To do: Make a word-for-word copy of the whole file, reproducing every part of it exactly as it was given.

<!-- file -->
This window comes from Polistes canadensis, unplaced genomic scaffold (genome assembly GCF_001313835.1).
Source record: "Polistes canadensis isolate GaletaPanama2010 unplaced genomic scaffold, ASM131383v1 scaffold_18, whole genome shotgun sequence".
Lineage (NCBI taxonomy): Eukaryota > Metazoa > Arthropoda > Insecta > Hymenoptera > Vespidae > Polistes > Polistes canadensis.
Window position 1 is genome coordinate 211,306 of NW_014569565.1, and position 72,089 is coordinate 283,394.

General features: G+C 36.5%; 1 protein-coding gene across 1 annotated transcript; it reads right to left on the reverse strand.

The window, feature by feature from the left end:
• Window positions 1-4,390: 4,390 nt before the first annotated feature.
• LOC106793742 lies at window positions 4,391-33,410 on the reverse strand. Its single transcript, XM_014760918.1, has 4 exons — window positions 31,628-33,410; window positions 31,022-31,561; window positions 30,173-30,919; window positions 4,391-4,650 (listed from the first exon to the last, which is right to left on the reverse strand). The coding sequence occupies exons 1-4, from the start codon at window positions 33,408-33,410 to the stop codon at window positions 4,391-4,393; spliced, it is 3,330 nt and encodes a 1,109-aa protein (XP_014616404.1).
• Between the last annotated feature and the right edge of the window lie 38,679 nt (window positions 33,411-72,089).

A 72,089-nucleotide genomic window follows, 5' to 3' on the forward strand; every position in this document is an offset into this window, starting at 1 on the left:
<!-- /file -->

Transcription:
This window comes from Polistes canadensis, unplaced genomic scaffold (genome assembly GCF_001313835.1).
Source record: "Polistes canadensis isolate GaletaPanama2010 unplaced genomic scaffold, ASM131383v1 scaffold_18, whole genome shotgun sequence".
Lineage (NCBI taxonomy): Eukaryota > Metazoa > Arthropoda > Insecta > Hymenoptera > Vespidae > Polistes > Polistes canadensis.
Window position 1 is genome coordinate 211,306 of NW_014569565.1, and position 72,089 is coordinate 283,394.

General features: G+C 36.5%; 1 protein-coding gene across 1 annotated transcript; it reads right to left on the reverse strand.

The window, feature by feature from the left end:
• Window positions 1-4,390: 4,390 nt before the first annotated feature.
• LOC106793742 lies at window positions 4,391-33,410 on the reverse strand. Its single transcript, XM_014760918.1, has 4 exons — window positions 31,628-33,410; window positions 31,022-31,561; window positions 30,173-30,919; window positions 4,391-4,650 (listed from the first exon to the last, which is right to left on the reverse strand). The coding sequence occupies exons 1-4, from the start codon at window positions 33,408-33,410 to the stop codon at window positions 4,391-4,393; spliced, it is 3,330 nt and encodes a 1,109-aa protein (XP_014616404.1).
• Between the last annotated feature and the right edge of the window lie 38,679 nt (window positions 33,411-72,089).

A 72,089-nucleotide genomic window follows, 5' to 3' on the forward strand; every position in this document is an offset into this window, starting at 1 on the left: